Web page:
“God of Jacob” reminds us of the story of Jacob.  Remember that story?  In one part, Jacob is running scared.  His brother Esau has sworn to kill him.  Jacob knows he deserves to be killed for the way he cheated his brother.  At night he is attacked.  He assumes it is Esau attacking him, but it isn’t Esau.  It is God.  God wrestles with him.   All night long the wresting continues.

The next morning, he does meet Esau, and Esau, surprisingly forgives him.  Embraces him.   Weeps with him.  Jacob says to his brother, “To see your face is like seeing the face of God” (Genesis 33:10).  So when the Bible speaks of the “God of Jacob”, it’s God’s love, not God’s power, that is being emphasized.

Here’s what’s interesting in Psalm 46.  You would expect it to say that the powerful God, the Lord of hosts, is our refuge.  A refuge is a place where you are safe and protected.  God keeps us safe.  God is strong enough to protect us.  And you would expect it to say that the loving God, the God of Jacob, is with us.  Because God also holds us and cares for us as he did for Jacob.

But it doesn’t say that.  Here’s what it does say, and it says it twice:  “The Lord of hosts is with us; the God of Jacob is our refuge.”  This is not what we expect.  So it gets our attention.  And it reminds us of something important.  The strong God is the loving God.  And the loving God is the strong God.  It’s one and the same God.  God is all-powerful and all-loving.  “Therefore, we will not fear.”  Because, “God is our refuge and strength, a very present help in trouble.”

When we are in trouble, or when we just think we are in trouble, whether we really are or not, our fear kicks in.  That fear-detecting part of our brain, the amygdala, gets triggered.  The fear can morph into panic.  Before we know it, we are running around with Chicken Little and Goosey Loosey and all the rest.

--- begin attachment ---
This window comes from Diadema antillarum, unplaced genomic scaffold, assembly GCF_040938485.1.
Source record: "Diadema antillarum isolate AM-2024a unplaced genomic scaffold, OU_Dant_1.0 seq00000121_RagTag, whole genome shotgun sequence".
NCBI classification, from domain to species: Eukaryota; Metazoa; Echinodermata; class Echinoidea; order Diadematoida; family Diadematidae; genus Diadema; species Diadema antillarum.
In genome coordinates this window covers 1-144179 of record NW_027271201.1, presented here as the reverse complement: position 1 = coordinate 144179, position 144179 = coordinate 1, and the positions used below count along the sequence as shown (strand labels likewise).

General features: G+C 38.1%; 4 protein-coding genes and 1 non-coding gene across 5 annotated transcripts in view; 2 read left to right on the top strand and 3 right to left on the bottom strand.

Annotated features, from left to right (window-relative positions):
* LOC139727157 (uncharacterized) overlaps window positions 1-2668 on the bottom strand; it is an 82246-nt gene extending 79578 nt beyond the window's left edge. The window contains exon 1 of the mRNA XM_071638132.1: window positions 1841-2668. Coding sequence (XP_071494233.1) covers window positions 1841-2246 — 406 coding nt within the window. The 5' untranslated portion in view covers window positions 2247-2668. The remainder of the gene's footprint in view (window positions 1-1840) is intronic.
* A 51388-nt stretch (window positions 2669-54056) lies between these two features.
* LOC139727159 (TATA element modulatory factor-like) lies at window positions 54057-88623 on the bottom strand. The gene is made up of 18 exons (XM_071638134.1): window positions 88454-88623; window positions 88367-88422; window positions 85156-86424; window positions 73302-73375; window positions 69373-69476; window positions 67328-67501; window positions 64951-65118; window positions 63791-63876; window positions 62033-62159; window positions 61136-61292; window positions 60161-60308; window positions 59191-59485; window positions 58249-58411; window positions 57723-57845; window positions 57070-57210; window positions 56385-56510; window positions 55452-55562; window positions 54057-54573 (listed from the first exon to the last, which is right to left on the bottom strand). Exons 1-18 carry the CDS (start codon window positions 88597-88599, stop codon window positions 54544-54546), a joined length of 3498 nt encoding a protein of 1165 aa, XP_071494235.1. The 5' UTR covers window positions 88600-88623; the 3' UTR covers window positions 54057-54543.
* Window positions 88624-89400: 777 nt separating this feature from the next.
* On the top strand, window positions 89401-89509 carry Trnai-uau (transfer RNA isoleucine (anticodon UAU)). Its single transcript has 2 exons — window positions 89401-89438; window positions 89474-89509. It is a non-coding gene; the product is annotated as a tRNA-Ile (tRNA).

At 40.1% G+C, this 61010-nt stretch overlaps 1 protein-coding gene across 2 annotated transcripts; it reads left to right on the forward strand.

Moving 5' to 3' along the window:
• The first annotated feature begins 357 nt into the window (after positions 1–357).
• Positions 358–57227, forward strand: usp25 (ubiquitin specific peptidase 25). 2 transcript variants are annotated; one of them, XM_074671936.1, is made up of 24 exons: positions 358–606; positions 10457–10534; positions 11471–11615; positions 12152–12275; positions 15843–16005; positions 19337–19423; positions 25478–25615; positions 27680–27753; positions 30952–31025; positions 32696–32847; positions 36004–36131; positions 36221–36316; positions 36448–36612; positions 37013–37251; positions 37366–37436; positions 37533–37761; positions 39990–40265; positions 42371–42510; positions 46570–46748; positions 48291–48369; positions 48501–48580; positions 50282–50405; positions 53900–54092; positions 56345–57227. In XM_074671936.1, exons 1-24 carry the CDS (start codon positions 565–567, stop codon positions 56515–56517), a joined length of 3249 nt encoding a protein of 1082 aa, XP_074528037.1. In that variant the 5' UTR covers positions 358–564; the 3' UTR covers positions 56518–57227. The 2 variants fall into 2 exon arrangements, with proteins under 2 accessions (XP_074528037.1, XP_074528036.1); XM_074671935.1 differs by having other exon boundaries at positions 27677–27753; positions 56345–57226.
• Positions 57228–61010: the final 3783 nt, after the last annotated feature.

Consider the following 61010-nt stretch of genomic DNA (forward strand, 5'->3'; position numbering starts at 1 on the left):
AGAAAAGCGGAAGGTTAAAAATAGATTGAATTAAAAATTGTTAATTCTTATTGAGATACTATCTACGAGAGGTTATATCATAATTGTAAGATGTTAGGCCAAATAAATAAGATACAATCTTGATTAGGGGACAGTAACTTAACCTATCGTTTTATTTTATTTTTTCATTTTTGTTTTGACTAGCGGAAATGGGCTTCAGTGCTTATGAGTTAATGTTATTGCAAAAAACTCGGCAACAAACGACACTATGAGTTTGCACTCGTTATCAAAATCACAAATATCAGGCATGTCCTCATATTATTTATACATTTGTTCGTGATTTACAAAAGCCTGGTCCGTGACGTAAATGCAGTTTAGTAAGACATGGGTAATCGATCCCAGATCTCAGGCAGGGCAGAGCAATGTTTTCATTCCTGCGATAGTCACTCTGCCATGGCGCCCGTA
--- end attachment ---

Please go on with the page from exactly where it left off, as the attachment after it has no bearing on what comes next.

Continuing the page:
Our prayers become more prayers of panic than of faith.  We’re not really praying; we’re just worrying out loud to God.  Because in our own minds, our fears have become bigger than our God.

So when that is where you find yourself, how about trying this?  Instead of telling God about your troubles, tell your troubles about your God.  Because, “The Lord of hosts is with us; the God of Jacob is our refuge.”  And this all-loving, all-powerful God is “a very present help in trouble.”

When we are afraid, we tend to be self-absorbed.  Fear turns us inward.  All we can do is think about how awful this is, how much more awful this could become, how awful we feel about this whole awful, scary situation.

I’ve been in meetings dominated by fear.  Everyone there, myself included is afraid.  The future does not look promising.  We don’t like the trends.  We don’t like what we are seeing and hearing and feeling.  The handwriting is on the wall.

And even if it’s a church meeting, we seldom talk about God at a moment like that.  It’s all about us.  What we can do.  What we can change.  How are we going to do things differently?  How are we going to get ourselves out of this mess?  How can this possibly work?  How?  How?  How?